Boettcher took the relative lead in that round, steadily accumulating points throughout the Double Jeopardy! round. She dominated early on, at one point more than doubling Jones’ score with $12,400.
However, after pulling himself up to $6,200, Jones picked a Daily Double and bet it all. With a correct response of “serial,” Jones tied things up midway through the round. Of her six games played, this semifinal was the only one in which Boettcher did not find a single Daily Double.
“It’s weird to say that I was proud of him, but also, it’s a great move, right?” Boettcher said. “So I wasn’t necessarily happy that I didn’t get the Daily Doubles, but at the same time, I could be impressed by the way they were played.”
If Jones’ jump in points made Boettcher nervous, she did not show it, answering the next three questions correctly and retaining her lead through the entirety of the round. In total, Boettcher was 13-for-13 in Double Jeopardy!, bringing her score up to $19,200, ahead of Jones’ $14,800.
Boettcher and Jones both came up with the correct response in Final Jeopardy!, which asked for the title of the 1890s New York City slums exposé “How the Other Half Lives.” With a wager of $10,401, Boettcher retained her lead and sent Jones and Gaur home with $10,000 consolation prizes.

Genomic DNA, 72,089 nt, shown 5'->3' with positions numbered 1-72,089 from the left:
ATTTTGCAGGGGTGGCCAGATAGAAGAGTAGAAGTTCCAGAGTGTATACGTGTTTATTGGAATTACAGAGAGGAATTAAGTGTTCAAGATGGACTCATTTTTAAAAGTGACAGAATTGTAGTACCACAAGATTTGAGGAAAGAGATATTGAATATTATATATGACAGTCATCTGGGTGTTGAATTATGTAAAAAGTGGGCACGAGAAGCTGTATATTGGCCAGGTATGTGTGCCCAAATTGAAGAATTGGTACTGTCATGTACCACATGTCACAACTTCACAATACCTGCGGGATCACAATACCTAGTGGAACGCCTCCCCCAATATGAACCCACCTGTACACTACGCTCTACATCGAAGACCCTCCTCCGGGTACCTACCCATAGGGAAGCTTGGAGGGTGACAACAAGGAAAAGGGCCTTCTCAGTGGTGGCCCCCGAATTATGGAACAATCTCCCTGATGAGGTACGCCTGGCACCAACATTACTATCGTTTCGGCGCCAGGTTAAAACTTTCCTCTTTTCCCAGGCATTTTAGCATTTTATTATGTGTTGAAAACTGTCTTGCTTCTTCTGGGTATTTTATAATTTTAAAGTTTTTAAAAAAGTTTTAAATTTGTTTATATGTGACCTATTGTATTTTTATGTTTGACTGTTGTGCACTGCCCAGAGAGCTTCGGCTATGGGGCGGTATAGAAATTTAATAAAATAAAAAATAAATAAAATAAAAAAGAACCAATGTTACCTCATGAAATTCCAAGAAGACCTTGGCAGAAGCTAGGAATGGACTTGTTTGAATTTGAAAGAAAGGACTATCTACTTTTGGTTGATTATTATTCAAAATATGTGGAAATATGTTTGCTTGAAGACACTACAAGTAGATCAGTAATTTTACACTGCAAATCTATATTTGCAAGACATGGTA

“Back in June [when the episode was recorded], it was something I didn’t necessarily believe until Alex said it. It’s a great feeling to have come that far, but even during the final round I was constantly looking over my answer,” Boettcher said. “It just never really feels real until Alex says so.”
One moment of the game that got a particular amount of immediate media attention was Gaur’s Final Jeopardy response. Trebek, who announced that he was diagnosed with pancreatic cancer in March and has hinted at retiring from the show, choked up briefly after Gaur wrote “We ‘heart’ you Alex” as his response.
“Seeing that all over again [on Monday] just really brought back that feeling of how lucky we all were to be there and be playing in that tournament with Alex still as host,” Boettcher said. “Seeing that game … was just a reminder of how special this show is. Not just the knowledge and trivia, but also the people behind it, both the contestants and Alex.”